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J Mol Evol. 1998 Apr;46(4):476-87.

Ligand-binding domains in vitellogenin receptors and other LDL-receptor family members share a common ancestral ordering of cysteine-rich repeats.

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Department of Entomology, Michigan State University, East Lansing 48824, USA.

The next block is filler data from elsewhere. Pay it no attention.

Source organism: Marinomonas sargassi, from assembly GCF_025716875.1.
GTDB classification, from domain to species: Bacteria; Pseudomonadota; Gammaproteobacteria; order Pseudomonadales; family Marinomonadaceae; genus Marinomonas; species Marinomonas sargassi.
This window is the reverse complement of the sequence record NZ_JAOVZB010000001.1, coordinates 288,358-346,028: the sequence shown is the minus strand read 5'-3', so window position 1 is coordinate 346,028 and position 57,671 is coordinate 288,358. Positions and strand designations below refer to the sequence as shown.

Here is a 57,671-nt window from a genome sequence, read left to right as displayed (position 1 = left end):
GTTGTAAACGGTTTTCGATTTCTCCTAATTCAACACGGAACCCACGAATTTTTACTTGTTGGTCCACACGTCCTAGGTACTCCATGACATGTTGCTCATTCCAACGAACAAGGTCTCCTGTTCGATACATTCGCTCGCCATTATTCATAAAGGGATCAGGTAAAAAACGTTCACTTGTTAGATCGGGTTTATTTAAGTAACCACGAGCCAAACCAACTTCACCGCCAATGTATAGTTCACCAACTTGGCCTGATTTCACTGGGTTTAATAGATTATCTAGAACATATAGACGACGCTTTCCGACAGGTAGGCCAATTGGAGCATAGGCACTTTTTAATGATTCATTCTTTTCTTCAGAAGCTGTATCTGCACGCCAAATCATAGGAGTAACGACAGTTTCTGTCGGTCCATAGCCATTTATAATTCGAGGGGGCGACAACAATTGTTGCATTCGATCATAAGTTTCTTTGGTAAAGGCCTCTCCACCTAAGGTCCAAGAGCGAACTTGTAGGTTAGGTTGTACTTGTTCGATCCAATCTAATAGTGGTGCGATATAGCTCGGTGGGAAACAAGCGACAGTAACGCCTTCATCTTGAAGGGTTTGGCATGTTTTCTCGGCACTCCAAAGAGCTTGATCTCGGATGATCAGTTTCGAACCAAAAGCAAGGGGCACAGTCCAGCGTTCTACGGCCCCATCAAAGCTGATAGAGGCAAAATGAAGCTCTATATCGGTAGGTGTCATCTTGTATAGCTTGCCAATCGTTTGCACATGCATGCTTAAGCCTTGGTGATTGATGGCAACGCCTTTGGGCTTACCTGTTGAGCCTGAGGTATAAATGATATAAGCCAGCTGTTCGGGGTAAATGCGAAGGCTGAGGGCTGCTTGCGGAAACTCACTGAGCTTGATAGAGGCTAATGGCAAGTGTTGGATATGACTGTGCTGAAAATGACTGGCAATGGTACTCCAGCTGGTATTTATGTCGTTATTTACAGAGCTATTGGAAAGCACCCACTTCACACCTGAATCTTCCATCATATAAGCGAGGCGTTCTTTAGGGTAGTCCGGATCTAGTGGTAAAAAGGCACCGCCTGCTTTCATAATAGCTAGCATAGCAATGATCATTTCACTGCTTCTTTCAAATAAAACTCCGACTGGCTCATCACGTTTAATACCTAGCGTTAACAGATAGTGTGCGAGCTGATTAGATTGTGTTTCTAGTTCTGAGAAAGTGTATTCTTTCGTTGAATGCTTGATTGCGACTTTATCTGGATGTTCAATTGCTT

Insect vitellogenin and yolk protein receptors (VgR/YPR) are newly discovered members of the low-density lipoprotein receptor (LDLR) family, which is characterized by a highly conserved arrangement of repetitive modular elements homologous to functionally unrelated proteins. The insect VgR/YPRs are unique in having two clusters of complement-type cysteine-rich (class A) repeats or modules, with five modules in the first cluster and seven in the second cluster, unlike classical LDLRs which have a single seven-module cluster, vertebrate VgRs and very low density lipoprotein receptors (VLDLR) which have a single eight-module cluster, and LDLR-related proteins (LRPs) and megalins which have four clusters of 2-7, 8, 10, and 11 modules. Alignment of clusters across subfamilies by conventional alignment programs is problematic because of the repetitive nature of the component modules which may have undergone rearrangements, duplications, and deletions during evolution. To circumvent this problem, we "fingerprinted" each class A module in the different clusters by identifying those amino acids that are both relatively conserved and relatively unique within the cluster. Intercluster reciprocal comparisons of fingerprints and aligned sequences allowed us to distinguish four cohorts of modules reflecting shared recent ancestry. All but two of the 57 modules examined could be assigned to one of these four cohorts designated A, B, C, and D. Alignment of clusters based on modular cohorts revealed that all clusters are derived from a single primordial cluster of at least seven modules with a consensus arrangement of CDCADBC. All extant clusters examined are consistent with this consensus, though none matches it perfectly. This analysis also revealed that the eight-module clusters in vertebrate VgRs, insect VgR/YPRs, and LRP/megalins are not directly homologous with one another. Assignment of modules to cohorts permitted us to properly align 32 class A clusters from all four LDLR subfamilies for phylogenetic analysis. The results revealed that smaller one-cluster and two-cluster members of the family did not originate from the breakup of a large two-cluster or four-cluster receptor. Similarly, the LRP/megalins did not arise from the duplication of a two-cluster insect VgR/YPR-like progenitor. Rather, it appears that the multicluster receptors were independently constructed from the same single-cluster ancestor.

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